Special Report to Blowing Rock News by Jared Nichols. August 17, 2016. BLOWING ROCK, NC — Some would claim that we are losing the art of conversation in the way we communicate today. Through social media, tweets, blogs (heck, even this newsletter), we spend a lot of time talking at people, rather than with them.
If we have a healthy relationship with technology and an awareness of the way it is influencing our behavior, we might take precautions not lose our ability to relate to other people. Unfortunately, it is too easy to just “like” what we agree with and block what we don’t.v
If we strongly disagree, we might respond with our own viewpoint. A sort of dialogue might commence, in which both parties are all too aware of the public platform on which the “conversation” is taking place. It is a forum that is impersonal, unforgiving, and often disrespectful. Each statement is unretractable, and subject to extreme scrutiny. Preoccupied with their own vulnerabilities and with their need to be perceived as right, both parties are inhibited in their ability to listen and truly relate to each other.
I had a friend in college who jokingly called herself a “verbal” learner. She tended to brashly put ideas or statements out there during conversations, then, actually considering those statements for the first time, either retract or amend them. We would laugh about it, but I admired her ability to freely and openly test out ideas in that way, as well as her willingness to admit mistake. I miss this kind of conversation. This was the same year that I was introduced to Facebook. Little did I know how conversations, especially on college campuses, would change from that point forward.
Social media, like many technologies, has an incredible potential to empower people all over the globe. However, we must use it in a way that expands, rather than inhibits, our humanity. Conversation, real conversation, has to be a part of that. And the most important part of conversing is a willingness to really listen and to try to relate. This requires openness, self-awareness, patience, vulnerability, and, maybe most of all, a little grace.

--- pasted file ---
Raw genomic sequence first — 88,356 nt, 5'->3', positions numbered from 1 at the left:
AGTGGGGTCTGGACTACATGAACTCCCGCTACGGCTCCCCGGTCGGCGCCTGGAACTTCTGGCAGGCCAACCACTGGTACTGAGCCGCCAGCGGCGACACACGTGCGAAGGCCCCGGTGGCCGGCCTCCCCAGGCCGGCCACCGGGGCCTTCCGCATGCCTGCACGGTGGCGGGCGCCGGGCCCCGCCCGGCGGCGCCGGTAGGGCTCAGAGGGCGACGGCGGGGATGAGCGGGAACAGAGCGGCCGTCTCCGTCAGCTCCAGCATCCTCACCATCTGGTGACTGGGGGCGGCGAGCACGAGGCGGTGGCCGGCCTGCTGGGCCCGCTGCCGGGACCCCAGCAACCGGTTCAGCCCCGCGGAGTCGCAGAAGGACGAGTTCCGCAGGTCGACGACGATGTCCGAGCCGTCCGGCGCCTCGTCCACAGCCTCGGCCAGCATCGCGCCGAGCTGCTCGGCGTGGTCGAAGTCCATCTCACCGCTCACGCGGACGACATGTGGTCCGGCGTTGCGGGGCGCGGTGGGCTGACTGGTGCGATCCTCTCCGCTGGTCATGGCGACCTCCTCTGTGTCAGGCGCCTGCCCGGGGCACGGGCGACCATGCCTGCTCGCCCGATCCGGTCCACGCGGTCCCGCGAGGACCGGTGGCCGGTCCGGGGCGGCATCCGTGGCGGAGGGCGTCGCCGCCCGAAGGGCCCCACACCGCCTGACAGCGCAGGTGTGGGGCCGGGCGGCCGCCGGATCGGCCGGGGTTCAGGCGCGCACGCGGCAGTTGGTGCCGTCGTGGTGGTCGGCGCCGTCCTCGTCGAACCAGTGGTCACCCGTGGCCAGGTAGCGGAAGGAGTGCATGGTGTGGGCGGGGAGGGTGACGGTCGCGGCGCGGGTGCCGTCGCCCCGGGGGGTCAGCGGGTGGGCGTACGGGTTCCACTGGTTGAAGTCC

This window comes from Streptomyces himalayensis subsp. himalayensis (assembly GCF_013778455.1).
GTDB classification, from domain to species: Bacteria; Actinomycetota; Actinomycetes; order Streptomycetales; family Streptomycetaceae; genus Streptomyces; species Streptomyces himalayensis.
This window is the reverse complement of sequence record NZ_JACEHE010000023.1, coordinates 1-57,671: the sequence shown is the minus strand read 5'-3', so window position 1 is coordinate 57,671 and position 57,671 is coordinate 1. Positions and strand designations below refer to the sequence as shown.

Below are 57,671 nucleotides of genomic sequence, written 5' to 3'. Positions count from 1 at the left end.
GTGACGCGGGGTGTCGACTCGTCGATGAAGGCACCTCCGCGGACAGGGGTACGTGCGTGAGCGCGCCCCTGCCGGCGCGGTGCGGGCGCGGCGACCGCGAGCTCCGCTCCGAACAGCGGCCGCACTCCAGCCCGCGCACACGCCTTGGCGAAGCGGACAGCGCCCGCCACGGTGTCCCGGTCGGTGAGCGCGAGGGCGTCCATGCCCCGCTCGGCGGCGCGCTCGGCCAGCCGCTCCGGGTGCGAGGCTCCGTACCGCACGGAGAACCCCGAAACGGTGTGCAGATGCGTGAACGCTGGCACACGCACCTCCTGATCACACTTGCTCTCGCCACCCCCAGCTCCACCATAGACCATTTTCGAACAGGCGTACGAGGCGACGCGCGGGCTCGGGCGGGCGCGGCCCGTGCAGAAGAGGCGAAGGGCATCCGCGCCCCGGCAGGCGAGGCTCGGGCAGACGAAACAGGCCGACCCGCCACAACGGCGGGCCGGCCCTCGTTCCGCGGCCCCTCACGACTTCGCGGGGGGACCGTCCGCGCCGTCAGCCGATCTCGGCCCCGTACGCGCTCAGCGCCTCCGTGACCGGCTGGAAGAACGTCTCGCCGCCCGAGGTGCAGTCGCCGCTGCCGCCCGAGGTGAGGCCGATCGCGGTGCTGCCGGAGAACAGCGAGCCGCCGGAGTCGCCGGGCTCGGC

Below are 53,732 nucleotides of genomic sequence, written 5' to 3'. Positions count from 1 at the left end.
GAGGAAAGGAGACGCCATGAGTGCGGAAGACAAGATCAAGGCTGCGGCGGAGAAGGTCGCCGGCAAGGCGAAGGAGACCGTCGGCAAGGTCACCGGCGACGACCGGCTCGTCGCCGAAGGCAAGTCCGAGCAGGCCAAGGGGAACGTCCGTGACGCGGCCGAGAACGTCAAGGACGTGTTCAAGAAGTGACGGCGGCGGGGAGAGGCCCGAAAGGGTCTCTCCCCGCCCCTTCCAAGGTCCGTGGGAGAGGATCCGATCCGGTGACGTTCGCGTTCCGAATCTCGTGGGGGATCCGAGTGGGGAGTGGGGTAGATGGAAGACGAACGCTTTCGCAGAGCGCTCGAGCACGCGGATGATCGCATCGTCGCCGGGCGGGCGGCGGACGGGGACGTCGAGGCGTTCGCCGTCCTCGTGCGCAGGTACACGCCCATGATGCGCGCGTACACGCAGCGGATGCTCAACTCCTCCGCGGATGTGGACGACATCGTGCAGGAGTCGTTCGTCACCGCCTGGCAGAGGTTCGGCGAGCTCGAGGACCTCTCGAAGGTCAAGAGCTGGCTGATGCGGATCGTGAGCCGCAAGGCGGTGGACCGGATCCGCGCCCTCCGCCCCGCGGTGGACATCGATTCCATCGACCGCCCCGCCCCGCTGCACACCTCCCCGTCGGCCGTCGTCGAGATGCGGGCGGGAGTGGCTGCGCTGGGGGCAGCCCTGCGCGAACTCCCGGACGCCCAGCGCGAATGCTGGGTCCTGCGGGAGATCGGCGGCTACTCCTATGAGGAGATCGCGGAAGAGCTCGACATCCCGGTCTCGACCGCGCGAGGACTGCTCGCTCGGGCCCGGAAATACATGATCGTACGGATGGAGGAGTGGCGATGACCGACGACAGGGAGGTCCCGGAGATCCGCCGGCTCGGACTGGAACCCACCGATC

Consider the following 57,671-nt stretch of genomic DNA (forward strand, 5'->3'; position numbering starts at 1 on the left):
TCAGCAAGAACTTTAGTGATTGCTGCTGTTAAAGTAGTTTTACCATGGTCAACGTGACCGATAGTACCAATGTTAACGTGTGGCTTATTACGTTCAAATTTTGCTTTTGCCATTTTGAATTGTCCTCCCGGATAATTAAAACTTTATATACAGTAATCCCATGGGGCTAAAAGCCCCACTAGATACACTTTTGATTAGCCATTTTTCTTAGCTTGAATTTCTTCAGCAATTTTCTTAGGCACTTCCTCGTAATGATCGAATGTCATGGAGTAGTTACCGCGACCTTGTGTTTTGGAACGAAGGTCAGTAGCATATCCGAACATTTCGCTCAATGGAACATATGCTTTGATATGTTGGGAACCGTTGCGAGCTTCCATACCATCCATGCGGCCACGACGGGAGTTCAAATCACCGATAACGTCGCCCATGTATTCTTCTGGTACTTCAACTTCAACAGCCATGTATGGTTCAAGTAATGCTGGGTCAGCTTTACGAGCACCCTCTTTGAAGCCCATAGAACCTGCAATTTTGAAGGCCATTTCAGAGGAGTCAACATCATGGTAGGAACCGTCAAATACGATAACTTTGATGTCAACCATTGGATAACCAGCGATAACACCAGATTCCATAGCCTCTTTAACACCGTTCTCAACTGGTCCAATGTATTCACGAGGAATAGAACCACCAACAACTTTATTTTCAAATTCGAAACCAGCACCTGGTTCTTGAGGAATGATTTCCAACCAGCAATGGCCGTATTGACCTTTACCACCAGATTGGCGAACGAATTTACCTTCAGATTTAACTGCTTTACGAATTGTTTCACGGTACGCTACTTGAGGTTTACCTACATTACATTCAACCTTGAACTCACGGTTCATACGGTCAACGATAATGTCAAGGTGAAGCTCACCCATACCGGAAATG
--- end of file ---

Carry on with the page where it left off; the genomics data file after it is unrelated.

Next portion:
ABOUT JARED NICHOLS
Jared Nichols is a deep futures strategist, executive advisor, speaker, and coach. He provides the tools to help leaders and organizations gain competitive advantage, seize new market opportunities, drive in new revenue, and increase profits. As one of the few people in the world to hold a Masters Degree in Strategic Foresight, Jared is sought out by leaders, organizations, and entrepreneurs to help them identify and create their long-term successful future.
Jared’s insight and expertise is utilized across a wide variety of sectors and industries from Fortune 500 companies to government municipalities, entrepreneurial start-ups, as well as some of his most recent work in Hollywood with accomplished actors, writers, and producers, helping them reinvent themselves and discover new areas for growth both inside and outside the bounds of their industry. Jared also sits on the Leadership Council for the National Small Business Association with a focus on equipping SME’s with the ability to anticipate change and influence public policy in favor of small business growth. As a highly prolific author, Jared has published over 50 articles and is the author of Rethinking Your Next Quarter (Century): How to Create Continuous Growth and Ensure Future Relevance, Rethinking Reinvention, Leading the 21st Century: The CEO’s Guide to Thriving in a Volatile and Uncertain Future, and Four Futures for the 21st Century Non-Profit. Jared is also a musician, composer, competitive cyclist, and trail runner living in Charlotte, North Carolina with his wife and their two sons.